Trademark Filings Suggest Apple Possibly Gearing Up for AR/VR Headset Launch
New trademark filings suggest that Apple is gearing up to soon launch its first AR/VR headset as it looks to secure several possible names and marketing terms for its upcoming headset, including "Reality Processor," "Reality Pro," and "Reality One."
The filings, reported by Bloomberg, were filed in the United States, United Kingdom, Canada, Australia, New Zealand, Saudi Arabia, Costa Rica, and Uruguay and are listed under shell companies used by Apple in the past to trademark names. Apple regularly uses shell companies to trademark names as it allows the company to maintain secrecy over unannounced products, services, or software.
Apple is planning to call the software that runs on its AR/VR headset "realityOS," so "Reality One" could make sense for the name of its first AR/VR headset. Other trademarked terms, including "Reality Processor," could refer to the chip that runs on the headset. Bloomberg reports that Apple is planning to use an M2 Apple silicon chip with 16GB of RAM for the AR/VR headset but notes Apple may need more powerful graphics to handle the experience.
Apple's first AR/VR headset, expected to be announced as soon as this January, will be a high-end niche device that could cost upwards of $3,000. Bloomberg and reliable Apple analyst Ming-Chi Kuo both report that Apple is already working on a second-generation version of its AR/VR headset that could be less pricey and lighter. The follow-up version, as well as the "Apple Glasses," aren't expected to launch until later this decade, according to Bloomberg.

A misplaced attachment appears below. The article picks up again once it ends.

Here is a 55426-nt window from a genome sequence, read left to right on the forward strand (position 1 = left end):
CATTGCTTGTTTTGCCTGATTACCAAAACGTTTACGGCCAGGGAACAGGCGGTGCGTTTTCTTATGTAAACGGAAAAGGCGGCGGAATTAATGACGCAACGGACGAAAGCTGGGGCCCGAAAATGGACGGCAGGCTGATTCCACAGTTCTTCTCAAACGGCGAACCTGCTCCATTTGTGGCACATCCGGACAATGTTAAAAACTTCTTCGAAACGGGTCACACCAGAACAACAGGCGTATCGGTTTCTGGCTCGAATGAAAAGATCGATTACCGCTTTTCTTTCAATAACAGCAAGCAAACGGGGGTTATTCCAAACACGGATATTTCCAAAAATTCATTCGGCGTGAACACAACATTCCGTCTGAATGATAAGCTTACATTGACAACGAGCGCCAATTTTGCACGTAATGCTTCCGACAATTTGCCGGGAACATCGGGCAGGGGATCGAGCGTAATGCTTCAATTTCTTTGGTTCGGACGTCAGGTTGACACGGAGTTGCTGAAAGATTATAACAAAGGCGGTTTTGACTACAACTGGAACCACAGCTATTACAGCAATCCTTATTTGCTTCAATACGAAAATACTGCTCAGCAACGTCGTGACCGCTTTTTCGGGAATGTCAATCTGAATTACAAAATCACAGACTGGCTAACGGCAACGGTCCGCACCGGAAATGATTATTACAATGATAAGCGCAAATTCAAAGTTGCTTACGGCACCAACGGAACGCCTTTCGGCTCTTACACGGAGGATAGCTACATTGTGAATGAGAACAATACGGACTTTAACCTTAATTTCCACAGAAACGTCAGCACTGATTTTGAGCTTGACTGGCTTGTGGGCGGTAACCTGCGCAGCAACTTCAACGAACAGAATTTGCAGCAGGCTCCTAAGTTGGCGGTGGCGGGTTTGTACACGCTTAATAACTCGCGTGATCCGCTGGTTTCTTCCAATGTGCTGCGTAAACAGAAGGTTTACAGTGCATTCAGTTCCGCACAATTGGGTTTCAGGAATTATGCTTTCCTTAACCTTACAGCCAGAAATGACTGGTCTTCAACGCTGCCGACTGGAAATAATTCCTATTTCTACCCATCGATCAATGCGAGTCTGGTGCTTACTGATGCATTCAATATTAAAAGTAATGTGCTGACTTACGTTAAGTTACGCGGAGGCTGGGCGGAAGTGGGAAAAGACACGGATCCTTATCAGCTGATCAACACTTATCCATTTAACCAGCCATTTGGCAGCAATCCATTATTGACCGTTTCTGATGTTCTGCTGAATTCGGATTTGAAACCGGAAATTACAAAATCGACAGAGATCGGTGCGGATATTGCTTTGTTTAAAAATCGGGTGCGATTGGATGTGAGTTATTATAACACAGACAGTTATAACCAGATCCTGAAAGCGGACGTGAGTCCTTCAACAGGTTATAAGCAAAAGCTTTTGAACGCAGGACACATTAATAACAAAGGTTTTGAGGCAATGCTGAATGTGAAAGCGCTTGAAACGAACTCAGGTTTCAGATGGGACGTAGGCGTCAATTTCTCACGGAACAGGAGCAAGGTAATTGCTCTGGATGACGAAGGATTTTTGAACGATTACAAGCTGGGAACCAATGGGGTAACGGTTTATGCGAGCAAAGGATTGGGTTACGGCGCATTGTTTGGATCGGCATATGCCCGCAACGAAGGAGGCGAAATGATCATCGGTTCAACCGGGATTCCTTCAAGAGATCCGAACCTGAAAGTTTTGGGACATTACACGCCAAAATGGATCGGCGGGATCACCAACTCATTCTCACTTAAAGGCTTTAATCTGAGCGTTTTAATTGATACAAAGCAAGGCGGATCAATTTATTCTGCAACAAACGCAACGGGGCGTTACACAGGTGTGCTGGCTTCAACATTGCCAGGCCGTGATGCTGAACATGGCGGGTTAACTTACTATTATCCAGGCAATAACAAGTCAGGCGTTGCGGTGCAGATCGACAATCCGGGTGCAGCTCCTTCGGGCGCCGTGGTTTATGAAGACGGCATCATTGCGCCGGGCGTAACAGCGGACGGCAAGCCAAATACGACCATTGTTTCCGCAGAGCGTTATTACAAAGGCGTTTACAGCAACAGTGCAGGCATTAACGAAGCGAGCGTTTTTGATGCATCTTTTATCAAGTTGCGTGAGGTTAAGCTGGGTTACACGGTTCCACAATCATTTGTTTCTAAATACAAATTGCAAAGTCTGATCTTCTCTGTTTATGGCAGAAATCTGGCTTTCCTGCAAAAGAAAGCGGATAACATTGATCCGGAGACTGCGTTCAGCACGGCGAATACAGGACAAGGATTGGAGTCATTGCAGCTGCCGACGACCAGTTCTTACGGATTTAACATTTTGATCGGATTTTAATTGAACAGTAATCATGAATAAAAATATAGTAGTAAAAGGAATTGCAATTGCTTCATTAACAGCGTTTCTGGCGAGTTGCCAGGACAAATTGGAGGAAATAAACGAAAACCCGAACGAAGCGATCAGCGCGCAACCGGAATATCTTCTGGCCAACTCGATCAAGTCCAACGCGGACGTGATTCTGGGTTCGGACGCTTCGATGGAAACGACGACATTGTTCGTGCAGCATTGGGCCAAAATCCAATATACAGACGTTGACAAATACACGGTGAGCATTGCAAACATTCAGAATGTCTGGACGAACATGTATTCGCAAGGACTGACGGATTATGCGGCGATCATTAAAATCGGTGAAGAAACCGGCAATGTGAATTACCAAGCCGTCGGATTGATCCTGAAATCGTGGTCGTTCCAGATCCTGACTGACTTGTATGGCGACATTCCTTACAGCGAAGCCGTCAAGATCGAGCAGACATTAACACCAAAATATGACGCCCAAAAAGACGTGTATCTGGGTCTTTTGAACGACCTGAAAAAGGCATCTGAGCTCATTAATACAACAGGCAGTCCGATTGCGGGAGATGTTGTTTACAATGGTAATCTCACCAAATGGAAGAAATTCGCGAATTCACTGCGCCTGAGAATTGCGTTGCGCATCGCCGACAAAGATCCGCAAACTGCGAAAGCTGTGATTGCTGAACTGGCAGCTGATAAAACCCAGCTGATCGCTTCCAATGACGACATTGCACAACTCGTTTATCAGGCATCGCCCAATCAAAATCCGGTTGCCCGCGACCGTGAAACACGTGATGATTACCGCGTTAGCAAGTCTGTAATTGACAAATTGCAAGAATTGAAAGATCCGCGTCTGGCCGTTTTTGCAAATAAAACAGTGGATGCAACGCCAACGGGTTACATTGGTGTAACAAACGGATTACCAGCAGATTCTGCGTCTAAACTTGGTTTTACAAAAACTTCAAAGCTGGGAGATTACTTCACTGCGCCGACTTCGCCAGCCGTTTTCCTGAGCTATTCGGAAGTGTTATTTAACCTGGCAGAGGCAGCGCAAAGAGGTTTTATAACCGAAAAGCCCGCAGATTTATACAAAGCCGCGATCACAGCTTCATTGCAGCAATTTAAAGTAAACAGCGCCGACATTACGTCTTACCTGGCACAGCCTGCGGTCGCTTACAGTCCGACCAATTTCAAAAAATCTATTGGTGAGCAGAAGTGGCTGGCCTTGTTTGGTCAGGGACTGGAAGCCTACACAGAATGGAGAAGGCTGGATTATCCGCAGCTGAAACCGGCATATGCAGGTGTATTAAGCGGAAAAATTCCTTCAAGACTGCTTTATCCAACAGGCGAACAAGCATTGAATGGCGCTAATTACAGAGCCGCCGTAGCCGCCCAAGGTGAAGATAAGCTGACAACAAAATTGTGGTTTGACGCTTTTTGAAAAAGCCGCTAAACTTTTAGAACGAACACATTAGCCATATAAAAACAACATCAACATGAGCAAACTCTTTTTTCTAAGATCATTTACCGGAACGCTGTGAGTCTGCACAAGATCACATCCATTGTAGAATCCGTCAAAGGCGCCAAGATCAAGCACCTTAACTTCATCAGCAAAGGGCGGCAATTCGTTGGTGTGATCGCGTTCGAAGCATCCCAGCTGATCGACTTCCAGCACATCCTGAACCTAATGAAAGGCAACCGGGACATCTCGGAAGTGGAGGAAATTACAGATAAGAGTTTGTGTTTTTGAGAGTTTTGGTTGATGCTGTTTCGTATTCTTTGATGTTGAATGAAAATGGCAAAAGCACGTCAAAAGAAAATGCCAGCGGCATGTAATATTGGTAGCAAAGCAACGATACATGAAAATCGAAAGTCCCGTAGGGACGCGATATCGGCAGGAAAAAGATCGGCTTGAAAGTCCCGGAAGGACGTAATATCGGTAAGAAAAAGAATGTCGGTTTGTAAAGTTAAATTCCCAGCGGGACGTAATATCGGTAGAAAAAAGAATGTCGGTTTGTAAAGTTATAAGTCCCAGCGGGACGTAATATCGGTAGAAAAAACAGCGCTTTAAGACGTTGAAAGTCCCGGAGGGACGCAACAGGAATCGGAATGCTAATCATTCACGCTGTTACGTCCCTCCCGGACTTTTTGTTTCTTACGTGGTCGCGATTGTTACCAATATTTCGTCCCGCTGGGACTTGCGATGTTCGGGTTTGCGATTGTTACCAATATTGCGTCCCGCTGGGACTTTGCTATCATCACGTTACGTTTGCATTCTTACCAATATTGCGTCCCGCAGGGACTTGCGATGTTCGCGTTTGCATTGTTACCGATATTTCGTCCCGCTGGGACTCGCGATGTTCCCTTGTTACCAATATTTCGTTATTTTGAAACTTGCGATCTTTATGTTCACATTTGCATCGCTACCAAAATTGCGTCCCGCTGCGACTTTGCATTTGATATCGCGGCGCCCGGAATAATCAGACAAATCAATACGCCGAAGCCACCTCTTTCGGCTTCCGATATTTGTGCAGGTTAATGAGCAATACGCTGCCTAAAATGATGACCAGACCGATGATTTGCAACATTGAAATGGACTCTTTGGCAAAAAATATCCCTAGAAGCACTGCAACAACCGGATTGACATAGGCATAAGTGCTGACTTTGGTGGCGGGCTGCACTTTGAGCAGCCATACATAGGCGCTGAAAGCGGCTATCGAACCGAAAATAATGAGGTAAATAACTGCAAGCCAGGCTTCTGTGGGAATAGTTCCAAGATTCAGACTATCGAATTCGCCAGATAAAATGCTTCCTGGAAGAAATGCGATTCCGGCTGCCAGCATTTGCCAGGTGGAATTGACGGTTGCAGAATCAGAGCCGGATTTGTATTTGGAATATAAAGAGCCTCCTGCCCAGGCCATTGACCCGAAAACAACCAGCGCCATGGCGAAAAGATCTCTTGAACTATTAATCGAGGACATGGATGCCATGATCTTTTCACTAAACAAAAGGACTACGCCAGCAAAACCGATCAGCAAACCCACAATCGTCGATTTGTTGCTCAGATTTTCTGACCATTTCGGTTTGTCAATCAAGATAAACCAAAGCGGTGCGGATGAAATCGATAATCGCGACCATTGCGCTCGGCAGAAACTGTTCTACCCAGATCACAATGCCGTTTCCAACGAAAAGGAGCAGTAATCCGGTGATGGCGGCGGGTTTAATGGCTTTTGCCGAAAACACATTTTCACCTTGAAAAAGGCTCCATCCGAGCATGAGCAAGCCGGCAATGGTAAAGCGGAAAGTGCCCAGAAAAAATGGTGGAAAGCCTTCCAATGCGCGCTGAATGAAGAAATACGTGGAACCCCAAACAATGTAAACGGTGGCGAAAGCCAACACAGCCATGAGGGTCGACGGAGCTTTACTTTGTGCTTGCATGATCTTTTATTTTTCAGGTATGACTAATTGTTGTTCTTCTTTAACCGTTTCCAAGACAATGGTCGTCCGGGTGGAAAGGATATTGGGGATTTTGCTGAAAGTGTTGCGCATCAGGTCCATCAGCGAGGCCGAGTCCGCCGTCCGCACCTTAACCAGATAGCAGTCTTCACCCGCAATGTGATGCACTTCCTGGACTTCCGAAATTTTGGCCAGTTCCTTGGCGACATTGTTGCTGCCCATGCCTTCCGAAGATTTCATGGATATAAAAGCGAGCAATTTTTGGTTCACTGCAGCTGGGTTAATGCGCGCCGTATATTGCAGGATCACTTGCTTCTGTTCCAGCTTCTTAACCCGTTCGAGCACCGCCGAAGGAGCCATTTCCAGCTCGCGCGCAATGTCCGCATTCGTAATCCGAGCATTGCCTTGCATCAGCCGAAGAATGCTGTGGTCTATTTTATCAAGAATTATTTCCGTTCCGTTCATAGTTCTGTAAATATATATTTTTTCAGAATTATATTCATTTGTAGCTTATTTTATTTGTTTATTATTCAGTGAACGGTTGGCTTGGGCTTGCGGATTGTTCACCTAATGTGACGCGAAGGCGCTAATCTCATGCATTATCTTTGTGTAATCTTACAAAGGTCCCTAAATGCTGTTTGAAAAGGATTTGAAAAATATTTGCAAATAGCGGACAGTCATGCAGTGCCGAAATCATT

In May, Apple showcased its AR/VR headset to its board, indicating that the development of the product is largely complete. realityOS is expected to feature several AR/VR-based experiences, such as integration with Apple Maps and FaceTime with Memojis. You can learn more about Apple's AR/VR headset with our roundup.
Top Rated Comments
When you get bored, read that iPod thread from the day it was announced. Lots of people were saying similar things.
After seeing the prices for these devices: Reality Check
End of the day, you price high like that, you’ve got a niche product regardless of how cool it is.
The iPad, iPhone and iPod were wildly successful because they were cool, addressed a fairly ubiquitous use case, AND met a psychological, accessible price point.
Once you’re pricing north of $2000, the amount of possible buyers for anything “inessential” drops off a cliff.